As if 2020 didn’t have enough disease and pestilence, now deadly Asian “murder hornets” have been found in the United States for the first time. And scientists are worried that the giant, invasive hornets could breed and decimate bee colonies in America.
Honey bees are essential for the cycle of life because their pollination keeps entire ecosystems healthy by helping plants grow and produce food.
The two-inch “murder hornets” were discovered in Custer, Washington, in November by beekeeper Ted McFall. McFall said he was alarmed after finding the carcasses of his bees with decapitated heads.
Japan attributes 50 deaths a year from deadly hornet attacks, so scientists in the United States are trying to track the cannibalistic predators before they kill off bee colonies and reproduce.
Researchers say the murder hornets typically do not go after humans, but when they do, they can be very dangerous. Why? Because these predatory hornets have long stingers that can puncture beekeeping suits.
Washington State University entomologist Todd Murray, an invasive species specialist, told WSU Insider: “It’s a shockingly large hornet. It’s a health hazard, and more importantly, a significant predator of honey bees.”
“This is our window to keep it from establishing,” said Washington state entomologist Chris Looney. “If we can’t do it in the next couple of years, it probably can’t be done.”
The Washington State Department of Agriculture verified four reports of “murder hornet” sightings in December. They were also spotted in two locations in British Columbia last fall.
Scientists say murder hornets typically prey on honey bee colonies in late summer to early fall. While they don’t target humans, their sting is extremely painful and packed with neurotoxins. Multiple stings can kill you.
Twitter users — who are already jaded, defeated and angered by the coronavirus pandemic — said it’s time to cancel 2020.
Conservative analyst Dana Loesch tweeted: “Because 2020 hasn’t been awful enough, here’s the “murder hornet.”
Because 2020 hasn’t been awful enough, here’s the “murder hornet” https://t.co/ayNkfwwN9F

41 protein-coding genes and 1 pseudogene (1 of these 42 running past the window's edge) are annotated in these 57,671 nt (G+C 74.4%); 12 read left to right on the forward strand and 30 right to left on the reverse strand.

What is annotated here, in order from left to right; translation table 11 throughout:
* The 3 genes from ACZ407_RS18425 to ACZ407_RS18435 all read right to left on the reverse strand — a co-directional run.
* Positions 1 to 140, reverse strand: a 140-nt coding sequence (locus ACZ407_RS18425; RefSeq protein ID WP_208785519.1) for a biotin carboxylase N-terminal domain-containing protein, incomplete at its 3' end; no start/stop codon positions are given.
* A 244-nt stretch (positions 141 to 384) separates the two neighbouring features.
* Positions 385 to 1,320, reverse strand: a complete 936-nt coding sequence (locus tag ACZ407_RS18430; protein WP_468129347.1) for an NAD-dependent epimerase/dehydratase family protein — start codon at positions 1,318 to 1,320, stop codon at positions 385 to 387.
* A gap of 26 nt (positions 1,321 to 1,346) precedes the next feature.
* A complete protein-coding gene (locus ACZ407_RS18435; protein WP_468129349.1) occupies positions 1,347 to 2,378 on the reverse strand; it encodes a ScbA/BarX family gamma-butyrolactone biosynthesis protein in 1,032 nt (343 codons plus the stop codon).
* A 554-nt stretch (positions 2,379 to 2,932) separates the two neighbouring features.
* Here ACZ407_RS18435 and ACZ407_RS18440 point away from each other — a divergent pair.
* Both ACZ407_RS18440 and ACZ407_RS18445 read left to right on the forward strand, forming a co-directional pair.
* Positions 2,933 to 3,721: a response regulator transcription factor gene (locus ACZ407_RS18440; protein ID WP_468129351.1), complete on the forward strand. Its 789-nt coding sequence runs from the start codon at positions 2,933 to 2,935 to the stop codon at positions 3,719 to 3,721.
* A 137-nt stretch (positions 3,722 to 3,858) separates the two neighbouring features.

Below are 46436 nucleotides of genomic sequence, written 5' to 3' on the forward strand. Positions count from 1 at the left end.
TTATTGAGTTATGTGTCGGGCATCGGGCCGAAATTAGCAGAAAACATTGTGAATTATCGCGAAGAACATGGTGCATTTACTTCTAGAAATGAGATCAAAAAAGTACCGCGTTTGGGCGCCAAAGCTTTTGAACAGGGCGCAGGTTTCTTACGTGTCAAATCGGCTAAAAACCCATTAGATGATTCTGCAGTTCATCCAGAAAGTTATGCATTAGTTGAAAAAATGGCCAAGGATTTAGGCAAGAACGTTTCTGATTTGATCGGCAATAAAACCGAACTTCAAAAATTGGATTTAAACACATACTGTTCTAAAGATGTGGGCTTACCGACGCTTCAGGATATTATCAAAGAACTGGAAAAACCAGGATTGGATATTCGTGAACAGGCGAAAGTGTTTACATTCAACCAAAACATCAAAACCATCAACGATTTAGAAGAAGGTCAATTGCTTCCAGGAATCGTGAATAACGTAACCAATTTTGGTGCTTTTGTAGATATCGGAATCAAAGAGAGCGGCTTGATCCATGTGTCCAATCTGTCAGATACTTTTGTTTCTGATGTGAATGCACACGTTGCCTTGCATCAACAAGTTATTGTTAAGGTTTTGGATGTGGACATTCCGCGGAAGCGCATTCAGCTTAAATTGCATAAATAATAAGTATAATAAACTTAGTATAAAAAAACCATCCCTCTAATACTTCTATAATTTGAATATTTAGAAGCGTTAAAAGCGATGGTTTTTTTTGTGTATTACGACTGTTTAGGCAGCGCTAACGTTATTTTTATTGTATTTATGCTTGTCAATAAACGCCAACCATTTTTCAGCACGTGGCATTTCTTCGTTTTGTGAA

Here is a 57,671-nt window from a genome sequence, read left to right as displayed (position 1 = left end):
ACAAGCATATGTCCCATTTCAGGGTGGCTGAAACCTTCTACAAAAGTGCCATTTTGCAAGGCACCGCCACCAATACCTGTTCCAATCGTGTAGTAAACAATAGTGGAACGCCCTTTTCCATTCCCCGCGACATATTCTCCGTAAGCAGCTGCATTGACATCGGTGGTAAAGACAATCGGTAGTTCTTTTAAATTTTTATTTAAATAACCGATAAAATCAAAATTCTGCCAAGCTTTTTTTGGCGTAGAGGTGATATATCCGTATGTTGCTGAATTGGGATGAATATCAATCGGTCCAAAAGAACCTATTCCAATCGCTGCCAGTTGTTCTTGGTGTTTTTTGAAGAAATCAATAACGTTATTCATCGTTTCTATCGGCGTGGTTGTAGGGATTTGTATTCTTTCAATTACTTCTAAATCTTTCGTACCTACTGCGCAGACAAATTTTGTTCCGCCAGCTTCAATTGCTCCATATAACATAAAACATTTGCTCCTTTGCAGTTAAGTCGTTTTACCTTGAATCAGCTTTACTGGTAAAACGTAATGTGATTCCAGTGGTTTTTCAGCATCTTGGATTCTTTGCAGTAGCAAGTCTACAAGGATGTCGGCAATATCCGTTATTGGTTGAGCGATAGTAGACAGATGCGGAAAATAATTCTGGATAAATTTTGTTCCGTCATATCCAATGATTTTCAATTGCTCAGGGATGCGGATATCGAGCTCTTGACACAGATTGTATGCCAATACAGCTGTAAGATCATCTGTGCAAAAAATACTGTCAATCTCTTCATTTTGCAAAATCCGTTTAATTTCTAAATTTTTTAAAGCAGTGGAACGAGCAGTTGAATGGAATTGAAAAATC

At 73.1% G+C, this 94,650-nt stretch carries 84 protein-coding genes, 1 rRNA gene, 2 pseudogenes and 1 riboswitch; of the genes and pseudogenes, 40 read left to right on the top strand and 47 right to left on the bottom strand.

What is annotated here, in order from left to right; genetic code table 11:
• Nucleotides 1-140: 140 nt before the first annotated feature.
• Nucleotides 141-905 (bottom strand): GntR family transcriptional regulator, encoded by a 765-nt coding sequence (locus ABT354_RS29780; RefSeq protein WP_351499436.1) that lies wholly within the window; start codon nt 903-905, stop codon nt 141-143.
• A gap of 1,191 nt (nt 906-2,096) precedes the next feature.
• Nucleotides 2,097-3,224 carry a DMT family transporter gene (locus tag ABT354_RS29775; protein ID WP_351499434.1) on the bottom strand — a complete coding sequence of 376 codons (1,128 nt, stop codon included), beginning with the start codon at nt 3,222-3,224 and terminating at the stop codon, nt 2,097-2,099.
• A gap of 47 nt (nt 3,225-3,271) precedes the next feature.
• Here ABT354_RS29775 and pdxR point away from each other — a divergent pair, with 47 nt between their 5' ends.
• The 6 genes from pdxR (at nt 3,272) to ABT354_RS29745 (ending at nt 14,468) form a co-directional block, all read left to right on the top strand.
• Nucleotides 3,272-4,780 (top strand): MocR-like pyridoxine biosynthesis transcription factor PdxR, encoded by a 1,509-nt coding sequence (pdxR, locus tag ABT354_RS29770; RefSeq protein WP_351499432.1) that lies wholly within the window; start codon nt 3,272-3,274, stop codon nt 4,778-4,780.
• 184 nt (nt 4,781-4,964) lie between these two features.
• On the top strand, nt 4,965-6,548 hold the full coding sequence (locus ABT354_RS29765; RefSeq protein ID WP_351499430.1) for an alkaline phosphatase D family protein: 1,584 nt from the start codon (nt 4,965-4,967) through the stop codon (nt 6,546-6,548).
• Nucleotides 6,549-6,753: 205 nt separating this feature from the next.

— Dana Loesch (@DLoesch) May 2, 2020
Another quipped: “I feel like God is using an end-of-the-world problem generator and just got ‘murder hornets.'”
I feel like god is using an end-of-the-world problem generator and just got “murder hornets”
— C.H.U.D.ney Spears (@chudneyspears) May 3, 2020
One frustrated Twitter user wrote that 2020 has been a parade of calamities:
- We barely avoided World War 3
- Kobe is gone
- COVID-19 spreading like wildfire
- The election is looking to be a dumpster fire.
2020 so far:
-We barely avoided World War 3
-Kobe is gone
-COVID-19 spreading like wildfire
-The election is looking to be a dumpster fire
-Fucking murder hornets pic.twitter.com/OxSkNzkIVW
— Ben Posting His Ls Online (April 9 🎉) (@Benimated) May 2, 2020
One guy said he’s had enough.
“So this the murder hornet that arrived in the US. They say just one hornet can kill 40 honey bees in one minute. Oh and their venom is deadly to us humans. Just cancel 2020.”
So this the murder hornet that arrived in the US. They say just one hornet can kill 40 honey bees in one minute. Oh and their venom is deadly to us humans. Just cancel 2020… pic.twitter.com/2dmtWWoJ7O
— John C. Varner III (@LilHulkQ) May 2, 2020
This horrifying photo needs no caption.
Vote Murder Hornets 2020 pic.twitter.com/fbp8FbLdSM
— Tzalal (@zl__al) May 2, 2020
One man joked: “You: 2020 couldn’t get worse. Murder Hornet: Hold my venom.”
You: 2020 couldn't get worse
Murder Hornet: Hold my venom pic.twitter.com/2kTkUek5MC
— ꧁.and he joked again.💥 (@AndyJokedAgain) May 2, 2020
A Twitter user wondered how much more bad news can come over the next few months.
“COVID-19 lockdown in Feb. to now. Murder hornets in May. What next? A Megalodon sighting in June? Maybe a necromancer raises the dead in early September? Or how’s about some dumb scientist discovers the lost city of R’lyeh and unleashes Cthulu (sic) in time for Christmas?”
CoVid-19 lockdown in Feb-now, Murder hornets in May, what next? A Megalodon sighting in June? Maybe a necromancer raises the dead in early September? Or how's about some dumb scientist discovers the lost city of R'lyeh and unleashes Cthulu in time for Christmas?
— leianart (@miniautomatiste) May 3, 2020
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